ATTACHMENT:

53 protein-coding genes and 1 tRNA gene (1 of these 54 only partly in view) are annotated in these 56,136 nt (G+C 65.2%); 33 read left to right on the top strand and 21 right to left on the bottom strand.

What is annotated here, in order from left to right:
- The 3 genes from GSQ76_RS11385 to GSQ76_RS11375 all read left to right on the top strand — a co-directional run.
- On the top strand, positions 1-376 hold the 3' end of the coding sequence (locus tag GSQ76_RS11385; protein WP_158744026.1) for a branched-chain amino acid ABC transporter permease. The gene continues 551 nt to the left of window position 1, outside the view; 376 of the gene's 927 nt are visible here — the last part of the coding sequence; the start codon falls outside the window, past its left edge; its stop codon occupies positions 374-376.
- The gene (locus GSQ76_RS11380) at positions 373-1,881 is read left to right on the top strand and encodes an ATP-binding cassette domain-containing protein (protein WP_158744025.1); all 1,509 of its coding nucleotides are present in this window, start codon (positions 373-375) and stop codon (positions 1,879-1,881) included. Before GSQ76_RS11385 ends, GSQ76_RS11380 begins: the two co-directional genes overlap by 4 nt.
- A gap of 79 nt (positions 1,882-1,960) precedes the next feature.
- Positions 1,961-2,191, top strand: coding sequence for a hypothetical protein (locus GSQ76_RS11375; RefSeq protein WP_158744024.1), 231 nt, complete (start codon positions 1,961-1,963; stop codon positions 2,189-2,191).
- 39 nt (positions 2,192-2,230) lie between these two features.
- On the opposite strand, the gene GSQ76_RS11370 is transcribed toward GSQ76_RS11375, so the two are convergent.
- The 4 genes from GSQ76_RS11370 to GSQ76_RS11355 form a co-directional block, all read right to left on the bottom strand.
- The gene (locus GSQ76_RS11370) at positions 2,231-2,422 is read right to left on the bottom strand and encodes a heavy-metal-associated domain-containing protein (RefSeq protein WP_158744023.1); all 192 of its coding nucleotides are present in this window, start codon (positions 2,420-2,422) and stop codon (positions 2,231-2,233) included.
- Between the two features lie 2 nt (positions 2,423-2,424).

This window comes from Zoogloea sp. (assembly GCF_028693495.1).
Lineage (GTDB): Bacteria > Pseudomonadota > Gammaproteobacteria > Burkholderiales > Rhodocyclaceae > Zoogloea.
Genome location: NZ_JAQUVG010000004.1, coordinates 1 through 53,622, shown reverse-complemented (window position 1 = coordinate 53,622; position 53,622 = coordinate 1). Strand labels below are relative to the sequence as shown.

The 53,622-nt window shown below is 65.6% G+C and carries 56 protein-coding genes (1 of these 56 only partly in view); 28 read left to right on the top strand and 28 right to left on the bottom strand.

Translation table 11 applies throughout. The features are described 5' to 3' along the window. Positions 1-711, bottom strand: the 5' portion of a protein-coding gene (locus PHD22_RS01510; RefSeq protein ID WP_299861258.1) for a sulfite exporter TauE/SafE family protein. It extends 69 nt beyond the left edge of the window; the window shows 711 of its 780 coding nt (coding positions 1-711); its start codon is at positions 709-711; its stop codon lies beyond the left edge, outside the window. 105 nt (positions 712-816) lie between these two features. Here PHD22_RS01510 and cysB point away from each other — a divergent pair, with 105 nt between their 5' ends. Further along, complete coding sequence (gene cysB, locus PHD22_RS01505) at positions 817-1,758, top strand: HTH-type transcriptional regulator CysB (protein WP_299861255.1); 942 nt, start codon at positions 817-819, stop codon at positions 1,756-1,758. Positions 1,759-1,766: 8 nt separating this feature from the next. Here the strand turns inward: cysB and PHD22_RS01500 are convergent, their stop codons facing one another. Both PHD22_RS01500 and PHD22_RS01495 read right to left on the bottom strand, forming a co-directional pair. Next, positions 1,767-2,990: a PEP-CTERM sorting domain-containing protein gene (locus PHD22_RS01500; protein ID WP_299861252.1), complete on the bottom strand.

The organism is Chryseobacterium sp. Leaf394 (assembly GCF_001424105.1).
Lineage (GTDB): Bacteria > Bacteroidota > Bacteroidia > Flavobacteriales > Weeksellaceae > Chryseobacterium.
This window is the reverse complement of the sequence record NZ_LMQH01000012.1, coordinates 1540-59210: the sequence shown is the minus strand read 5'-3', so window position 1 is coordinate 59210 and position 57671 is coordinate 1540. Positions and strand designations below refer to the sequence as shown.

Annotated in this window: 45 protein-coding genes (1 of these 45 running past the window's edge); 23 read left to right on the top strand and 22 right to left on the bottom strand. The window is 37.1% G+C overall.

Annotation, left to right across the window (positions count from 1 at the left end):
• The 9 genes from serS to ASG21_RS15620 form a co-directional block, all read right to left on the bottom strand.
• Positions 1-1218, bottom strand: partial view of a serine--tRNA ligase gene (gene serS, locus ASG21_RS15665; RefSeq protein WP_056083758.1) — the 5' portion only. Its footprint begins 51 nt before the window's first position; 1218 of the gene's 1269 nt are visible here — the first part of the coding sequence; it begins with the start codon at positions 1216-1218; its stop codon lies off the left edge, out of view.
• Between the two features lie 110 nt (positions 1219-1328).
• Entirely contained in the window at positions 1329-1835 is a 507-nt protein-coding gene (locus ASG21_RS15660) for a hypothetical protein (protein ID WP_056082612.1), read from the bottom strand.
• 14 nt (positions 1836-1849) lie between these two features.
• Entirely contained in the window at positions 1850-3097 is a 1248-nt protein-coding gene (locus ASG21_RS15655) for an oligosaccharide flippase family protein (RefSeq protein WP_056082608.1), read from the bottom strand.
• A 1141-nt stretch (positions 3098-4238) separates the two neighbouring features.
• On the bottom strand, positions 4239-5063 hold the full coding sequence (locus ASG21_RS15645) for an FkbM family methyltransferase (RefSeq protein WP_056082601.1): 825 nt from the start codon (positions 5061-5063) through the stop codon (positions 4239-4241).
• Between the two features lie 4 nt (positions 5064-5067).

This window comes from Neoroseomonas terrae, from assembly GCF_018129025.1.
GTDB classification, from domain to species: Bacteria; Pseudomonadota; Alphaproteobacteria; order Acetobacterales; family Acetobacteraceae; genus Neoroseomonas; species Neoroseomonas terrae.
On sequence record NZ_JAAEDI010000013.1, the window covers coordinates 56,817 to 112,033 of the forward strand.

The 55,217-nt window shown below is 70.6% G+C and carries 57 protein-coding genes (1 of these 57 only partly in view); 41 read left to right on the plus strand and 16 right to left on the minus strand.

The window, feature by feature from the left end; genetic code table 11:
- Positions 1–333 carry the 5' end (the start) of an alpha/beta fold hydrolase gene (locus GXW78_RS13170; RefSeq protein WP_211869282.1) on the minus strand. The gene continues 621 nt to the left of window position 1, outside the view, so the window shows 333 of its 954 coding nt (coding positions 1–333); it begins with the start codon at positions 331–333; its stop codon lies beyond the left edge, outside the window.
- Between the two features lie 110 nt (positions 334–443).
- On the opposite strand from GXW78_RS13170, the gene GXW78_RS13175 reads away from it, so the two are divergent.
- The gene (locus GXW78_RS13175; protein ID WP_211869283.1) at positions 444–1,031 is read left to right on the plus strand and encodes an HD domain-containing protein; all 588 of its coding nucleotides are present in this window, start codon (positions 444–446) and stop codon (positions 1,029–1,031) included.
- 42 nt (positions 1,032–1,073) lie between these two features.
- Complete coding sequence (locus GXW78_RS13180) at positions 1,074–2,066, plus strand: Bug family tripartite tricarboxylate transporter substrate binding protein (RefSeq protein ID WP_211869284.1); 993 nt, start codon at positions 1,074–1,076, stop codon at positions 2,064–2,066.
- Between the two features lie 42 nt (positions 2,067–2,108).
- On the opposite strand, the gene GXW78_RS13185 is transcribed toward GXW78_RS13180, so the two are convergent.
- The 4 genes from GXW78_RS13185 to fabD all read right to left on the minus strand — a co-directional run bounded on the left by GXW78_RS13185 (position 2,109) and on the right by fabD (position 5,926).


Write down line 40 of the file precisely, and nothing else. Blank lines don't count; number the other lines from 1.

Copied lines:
- The gene (locus GXW78_RS13175; protein ID WP_211869283.1) at positions 444–1,031 is read left to right on the plus strand and encodes an HD domain-containing protein; all 588 of its coding nucleotides are present in this window, start codon (positions 444–446) and stop codon (positions 1,029–1,031) included.